Eight bronze Roman coins discovered in Northumberland, near Hadrian’s Wall. They were probably in a purse that was dropped accidentally – the purse rotted away but the coins lay undisturbed for around 1600 years. The latest coin was struck between 406-408AD on one of the cities in modern-day Turkey or Egypt. The Romans officially left Britain in 410AD, so it’s a bit of mystery how eight eastern Roman coins reached Northumberland around this time – it had always been thought that the Romans had abandoned Hadrian’s Wall years before. The final twist of the mystery is that the coins were found north of the wall – the ‘barbarian’ side! We can only guess at what happened to the person to make them drop their money!



This treasure doesn’t look very impressive – just a rusty lump of jagged iron.  But it’s actually an Anglo-Saxon warrior’s sword that has been bent in half before being placed in his grave, along with a dagger and another tool. Swords were much more than just functional weapons – they were linked to the spirit of the warriors themselves. So when a warrior died, his sword might be ritually ‘killed’ with him. If King Arthur ever existed, this is the kind of sword he’d have had.


A pretty gold finger ring is a good find for a metal detectorist, but this one from Bridgenorth, Shropshire, also tells a very moving story. Around the band, gold lettering spells out MARY & SARAH LITTLETON OB 7 JUNE 1735. It’s a mourning ring, commemorating the deaths of a mother and baby shortly after childbirth. In many parts of the world childbirth is still the leading cause of death of young women – around the world, one woman dies every minute due to complications in labour or pregnancy.


In 1588 the surviving ships from the Spanish Armada were limping back to Spain along the west coast of Ireland. The ships and the men were in poor shape, they didn’t know the waters or coastline, and they were hit by weeks of poor visibility and gales. La Girona was one of 25 Armada ships wrecked off the Irish coast in just a few days. Many treasures were washed ashore or were rescued from the wreck since, incuding a series of 11 gold, pearl and lapis lazuli cameo badges. It was always thought that the twelfth cameo was lost forever, until in 1998 an authorised diver happened to notice something glinting in a lobster’s claw – it was the missing 12th cameo in beautiful condition, just as shiny as the day it sunk in October 1588.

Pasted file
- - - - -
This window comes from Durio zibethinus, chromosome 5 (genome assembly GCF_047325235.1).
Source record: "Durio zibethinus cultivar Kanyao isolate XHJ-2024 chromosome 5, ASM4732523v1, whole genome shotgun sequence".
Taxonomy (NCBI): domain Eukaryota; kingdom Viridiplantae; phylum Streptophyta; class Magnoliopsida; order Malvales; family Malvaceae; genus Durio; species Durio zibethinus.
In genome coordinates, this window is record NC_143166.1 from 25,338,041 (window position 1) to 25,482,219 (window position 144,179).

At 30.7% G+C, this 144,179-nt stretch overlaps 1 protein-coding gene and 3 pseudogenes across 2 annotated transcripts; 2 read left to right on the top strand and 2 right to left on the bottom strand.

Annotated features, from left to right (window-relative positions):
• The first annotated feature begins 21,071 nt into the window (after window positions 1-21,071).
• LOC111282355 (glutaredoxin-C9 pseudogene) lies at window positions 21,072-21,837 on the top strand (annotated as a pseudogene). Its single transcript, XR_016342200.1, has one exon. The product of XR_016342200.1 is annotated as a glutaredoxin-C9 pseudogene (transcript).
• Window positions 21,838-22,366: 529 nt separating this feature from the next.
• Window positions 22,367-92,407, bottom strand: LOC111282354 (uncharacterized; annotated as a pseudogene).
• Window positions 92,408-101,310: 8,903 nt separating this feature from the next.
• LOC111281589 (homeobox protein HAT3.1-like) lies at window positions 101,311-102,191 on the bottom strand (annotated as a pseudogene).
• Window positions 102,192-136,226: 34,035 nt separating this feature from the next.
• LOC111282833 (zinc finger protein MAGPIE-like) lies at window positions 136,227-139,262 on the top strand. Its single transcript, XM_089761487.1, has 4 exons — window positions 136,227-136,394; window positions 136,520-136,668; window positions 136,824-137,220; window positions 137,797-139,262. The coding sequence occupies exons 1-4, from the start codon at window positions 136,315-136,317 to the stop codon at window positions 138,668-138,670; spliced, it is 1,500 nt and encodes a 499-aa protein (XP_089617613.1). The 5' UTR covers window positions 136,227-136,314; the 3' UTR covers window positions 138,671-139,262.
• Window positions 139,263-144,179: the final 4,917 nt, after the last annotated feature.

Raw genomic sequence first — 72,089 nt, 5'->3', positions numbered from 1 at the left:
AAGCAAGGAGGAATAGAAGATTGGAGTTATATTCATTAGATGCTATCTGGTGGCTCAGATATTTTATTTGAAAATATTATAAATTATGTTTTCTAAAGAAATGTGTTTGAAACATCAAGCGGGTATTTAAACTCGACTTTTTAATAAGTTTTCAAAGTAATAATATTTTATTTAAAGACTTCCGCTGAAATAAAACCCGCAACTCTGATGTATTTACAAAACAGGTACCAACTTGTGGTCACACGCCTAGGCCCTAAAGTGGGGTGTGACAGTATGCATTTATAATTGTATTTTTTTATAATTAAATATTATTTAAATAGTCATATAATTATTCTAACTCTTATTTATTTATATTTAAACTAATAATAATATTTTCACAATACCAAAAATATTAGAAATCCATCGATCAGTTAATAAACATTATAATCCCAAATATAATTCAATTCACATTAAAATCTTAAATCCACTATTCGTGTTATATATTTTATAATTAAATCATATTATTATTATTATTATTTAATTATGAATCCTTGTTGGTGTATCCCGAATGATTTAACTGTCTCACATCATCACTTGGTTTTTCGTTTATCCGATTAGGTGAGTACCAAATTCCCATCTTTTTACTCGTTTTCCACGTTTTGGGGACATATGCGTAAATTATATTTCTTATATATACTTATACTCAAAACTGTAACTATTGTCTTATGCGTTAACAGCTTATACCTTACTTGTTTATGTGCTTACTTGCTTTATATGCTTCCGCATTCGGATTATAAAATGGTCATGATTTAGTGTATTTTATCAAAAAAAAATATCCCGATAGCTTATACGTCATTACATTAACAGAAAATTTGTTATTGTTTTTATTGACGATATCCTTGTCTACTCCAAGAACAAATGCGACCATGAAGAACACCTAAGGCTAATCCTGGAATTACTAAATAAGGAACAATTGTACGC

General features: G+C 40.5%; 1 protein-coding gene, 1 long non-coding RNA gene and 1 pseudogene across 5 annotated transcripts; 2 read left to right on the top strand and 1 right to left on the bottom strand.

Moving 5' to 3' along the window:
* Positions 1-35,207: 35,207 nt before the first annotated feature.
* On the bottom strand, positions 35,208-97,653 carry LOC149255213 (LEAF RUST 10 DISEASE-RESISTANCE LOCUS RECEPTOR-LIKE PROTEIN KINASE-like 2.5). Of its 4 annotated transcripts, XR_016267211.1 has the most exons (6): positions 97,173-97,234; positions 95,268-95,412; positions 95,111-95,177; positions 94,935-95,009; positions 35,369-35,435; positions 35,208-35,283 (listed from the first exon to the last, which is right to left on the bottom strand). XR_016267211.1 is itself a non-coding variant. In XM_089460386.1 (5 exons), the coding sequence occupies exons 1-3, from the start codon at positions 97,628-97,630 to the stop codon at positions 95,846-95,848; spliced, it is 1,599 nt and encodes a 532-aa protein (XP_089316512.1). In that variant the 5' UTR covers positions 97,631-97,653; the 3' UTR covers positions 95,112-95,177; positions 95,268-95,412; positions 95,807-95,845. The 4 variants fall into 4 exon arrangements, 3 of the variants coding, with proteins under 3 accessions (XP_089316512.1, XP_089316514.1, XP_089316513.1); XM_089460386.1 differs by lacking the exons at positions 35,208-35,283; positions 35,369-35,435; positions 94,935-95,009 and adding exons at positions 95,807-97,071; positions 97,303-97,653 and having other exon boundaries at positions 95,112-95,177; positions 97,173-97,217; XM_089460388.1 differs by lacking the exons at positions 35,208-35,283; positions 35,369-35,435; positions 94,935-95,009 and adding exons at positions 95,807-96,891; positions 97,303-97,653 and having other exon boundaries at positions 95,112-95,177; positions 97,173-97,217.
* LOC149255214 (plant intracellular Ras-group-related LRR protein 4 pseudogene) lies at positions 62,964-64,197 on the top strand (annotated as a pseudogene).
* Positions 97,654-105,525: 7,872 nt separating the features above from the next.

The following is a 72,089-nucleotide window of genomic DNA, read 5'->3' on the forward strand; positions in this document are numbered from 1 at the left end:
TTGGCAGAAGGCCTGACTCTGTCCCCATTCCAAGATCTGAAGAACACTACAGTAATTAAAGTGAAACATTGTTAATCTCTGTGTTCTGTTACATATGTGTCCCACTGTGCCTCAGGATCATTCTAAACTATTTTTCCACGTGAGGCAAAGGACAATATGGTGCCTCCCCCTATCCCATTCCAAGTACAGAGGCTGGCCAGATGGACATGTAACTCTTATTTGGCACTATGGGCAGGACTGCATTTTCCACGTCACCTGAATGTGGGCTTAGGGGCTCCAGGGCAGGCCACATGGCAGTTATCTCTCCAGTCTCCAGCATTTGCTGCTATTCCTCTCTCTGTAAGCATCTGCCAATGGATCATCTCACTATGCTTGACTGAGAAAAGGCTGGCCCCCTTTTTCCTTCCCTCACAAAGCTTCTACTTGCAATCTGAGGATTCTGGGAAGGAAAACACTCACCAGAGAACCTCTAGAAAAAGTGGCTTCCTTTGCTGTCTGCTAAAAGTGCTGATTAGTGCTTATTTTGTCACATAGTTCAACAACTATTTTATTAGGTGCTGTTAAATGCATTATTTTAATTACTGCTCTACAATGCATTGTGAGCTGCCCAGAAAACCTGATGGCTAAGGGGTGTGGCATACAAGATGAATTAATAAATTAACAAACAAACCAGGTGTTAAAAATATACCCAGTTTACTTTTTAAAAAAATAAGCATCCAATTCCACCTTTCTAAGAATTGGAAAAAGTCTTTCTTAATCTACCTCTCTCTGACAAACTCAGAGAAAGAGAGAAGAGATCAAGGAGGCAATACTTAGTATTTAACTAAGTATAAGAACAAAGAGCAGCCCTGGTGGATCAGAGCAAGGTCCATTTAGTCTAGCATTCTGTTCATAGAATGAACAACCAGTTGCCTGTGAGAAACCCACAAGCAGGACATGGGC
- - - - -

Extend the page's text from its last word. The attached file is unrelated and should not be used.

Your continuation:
2. TISBURY HOARD           

When the metal detectorist found the first spearhead in the field in Wiltshire, he suspected he’d found a hoard and with the utmost self-control stopped digging and called the archaeologists – he didn’t want any of the information from the site to be lost. The Tisbury Hoard is still being assessed, but it’s clear that when it was buried around 700BC, some of the sword blades, axe heads, chisels and spears the people buried were already more than 1000 years old. There are loads of hoards in the Britain’s Secret Treasures book, but this one from Wiltshire is special because it reveals that even our ancestors had a thing for treasures from the past!



A man was walking his dog along the Norfolk coast at Happisburgh when he saw a strange-looking piece of flint in the sand – he picked it up and immediately recognised it as an ancient stone tool. The Happisburgh Handaxe is so old it actually rewrites what we know about early humans in Britain. It’s between 500,000 and 700,000 years old, and was shaped by an early human species called Homo heidelbergensis­ – an ancestor of modern humans. Incredibly, these early Stone Age handaxes are still sharp and fit beautifully in our modern hands – and this find shows that they reached Britain much earlier than we’d first thought. We can draw a straight line from this problem-solving, tool-making ancestor to our efforts to cure cancer, travel through time, and live on Mars.

Mary-Ann Ochota is an anthropologist, archaeologist and presenter, and the author of the book Britain’s Secret Treasures, published by Headline and out now to accompany the ITV series

Britain’s Secret Treasures is continues on Thursdays at 8:30pm on ITV